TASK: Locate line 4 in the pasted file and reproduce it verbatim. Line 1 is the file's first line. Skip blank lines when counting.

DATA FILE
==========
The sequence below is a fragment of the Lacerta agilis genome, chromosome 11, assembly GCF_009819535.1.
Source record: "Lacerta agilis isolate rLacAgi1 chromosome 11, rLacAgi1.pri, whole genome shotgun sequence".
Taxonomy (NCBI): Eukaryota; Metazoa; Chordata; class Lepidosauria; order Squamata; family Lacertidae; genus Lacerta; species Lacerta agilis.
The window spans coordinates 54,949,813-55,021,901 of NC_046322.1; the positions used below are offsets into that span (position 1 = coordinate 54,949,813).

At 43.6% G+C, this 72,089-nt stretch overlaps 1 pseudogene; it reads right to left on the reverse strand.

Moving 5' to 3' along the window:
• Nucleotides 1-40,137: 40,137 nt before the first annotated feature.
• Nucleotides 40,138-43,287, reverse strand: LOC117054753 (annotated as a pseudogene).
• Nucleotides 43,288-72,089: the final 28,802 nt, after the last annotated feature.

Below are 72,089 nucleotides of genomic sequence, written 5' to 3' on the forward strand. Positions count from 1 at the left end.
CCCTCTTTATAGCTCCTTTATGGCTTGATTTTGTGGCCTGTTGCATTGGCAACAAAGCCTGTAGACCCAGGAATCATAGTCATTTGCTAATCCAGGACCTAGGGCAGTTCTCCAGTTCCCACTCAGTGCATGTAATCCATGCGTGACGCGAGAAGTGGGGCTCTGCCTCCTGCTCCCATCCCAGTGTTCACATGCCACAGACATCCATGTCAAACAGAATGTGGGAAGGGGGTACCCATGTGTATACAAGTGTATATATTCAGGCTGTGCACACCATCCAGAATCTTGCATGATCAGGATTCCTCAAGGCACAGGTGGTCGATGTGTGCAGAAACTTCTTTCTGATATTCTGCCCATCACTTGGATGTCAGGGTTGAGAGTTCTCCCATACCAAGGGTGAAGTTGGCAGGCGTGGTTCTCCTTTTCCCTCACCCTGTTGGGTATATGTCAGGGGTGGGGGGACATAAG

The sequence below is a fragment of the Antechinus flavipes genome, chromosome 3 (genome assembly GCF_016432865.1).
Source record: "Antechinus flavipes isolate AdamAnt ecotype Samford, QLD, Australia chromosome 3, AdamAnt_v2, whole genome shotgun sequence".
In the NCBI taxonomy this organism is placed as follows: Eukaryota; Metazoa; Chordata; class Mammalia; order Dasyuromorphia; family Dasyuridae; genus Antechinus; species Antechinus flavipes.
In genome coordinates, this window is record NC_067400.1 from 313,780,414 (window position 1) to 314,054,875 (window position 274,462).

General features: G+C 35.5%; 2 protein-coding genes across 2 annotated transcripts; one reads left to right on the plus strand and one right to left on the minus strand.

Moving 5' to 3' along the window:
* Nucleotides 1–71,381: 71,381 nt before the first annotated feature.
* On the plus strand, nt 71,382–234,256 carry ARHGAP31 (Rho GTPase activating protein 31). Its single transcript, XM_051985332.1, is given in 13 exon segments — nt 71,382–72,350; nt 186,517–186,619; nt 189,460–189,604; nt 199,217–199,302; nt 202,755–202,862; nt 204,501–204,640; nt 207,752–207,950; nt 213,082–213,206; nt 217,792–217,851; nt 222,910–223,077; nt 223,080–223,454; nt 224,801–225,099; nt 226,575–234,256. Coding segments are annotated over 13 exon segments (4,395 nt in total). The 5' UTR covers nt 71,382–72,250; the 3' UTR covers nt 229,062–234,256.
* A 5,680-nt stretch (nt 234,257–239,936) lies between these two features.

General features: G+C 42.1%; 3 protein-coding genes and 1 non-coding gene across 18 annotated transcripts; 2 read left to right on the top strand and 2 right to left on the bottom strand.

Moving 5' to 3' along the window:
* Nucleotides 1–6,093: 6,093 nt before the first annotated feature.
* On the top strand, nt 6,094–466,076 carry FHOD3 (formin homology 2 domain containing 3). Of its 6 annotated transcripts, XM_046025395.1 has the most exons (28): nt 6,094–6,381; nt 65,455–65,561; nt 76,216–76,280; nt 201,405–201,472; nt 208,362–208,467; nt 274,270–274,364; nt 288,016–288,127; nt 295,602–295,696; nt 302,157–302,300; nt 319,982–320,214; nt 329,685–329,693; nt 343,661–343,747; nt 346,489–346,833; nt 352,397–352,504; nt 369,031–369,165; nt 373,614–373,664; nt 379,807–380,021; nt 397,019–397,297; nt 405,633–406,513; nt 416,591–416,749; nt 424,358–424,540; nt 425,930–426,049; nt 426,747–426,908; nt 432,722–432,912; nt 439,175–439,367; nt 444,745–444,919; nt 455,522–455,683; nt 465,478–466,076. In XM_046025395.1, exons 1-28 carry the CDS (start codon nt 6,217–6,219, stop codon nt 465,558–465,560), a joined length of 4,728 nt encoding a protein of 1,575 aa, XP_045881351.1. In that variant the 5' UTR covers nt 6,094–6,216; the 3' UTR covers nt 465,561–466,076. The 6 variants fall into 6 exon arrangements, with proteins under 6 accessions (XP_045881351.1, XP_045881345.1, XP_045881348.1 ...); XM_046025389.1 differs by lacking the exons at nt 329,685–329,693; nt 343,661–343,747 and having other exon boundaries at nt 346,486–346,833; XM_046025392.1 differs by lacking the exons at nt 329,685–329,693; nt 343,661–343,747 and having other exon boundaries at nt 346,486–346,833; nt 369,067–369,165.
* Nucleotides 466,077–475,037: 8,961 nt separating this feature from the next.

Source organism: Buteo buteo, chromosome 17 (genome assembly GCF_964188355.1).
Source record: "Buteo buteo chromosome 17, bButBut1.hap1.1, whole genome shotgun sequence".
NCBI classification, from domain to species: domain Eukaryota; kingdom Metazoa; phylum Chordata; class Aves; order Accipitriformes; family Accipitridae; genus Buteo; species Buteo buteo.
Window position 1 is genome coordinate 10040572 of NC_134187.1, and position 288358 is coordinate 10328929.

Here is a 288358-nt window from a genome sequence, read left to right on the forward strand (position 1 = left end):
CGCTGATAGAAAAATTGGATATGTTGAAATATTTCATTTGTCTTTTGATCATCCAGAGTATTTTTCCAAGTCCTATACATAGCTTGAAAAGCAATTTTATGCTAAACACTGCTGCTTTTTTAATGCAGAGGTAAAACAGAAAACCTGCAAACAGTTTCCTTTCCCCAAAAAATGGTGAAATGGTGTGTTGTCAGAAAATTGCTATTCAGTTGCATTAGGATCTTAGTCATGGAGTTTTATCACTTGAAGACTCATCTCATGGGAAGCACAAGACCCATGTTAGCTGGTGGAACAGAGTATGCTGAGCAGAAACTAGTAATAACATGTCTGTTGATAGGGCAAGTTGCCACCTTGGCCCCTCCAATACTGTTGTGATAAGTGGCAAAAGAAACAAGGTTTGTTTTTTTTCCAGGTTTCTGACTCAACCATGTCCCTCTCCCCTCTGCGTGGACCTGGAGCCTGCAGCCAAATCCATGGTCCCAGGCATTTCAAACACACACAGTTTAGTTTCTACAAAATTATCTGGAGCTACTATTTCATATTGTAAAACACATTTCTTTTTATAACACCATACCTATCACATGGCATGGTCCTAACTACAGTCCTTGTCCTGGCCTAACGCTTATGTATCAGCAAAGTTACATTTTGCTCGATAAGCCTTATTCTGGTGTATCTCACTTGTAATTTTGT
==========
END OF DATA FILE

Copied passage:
The window spans coordinates 54,949,813-55,021,901 of NC_046322.1; the positions used below are offsets into that span (position 1 = coordinate 54,949,813).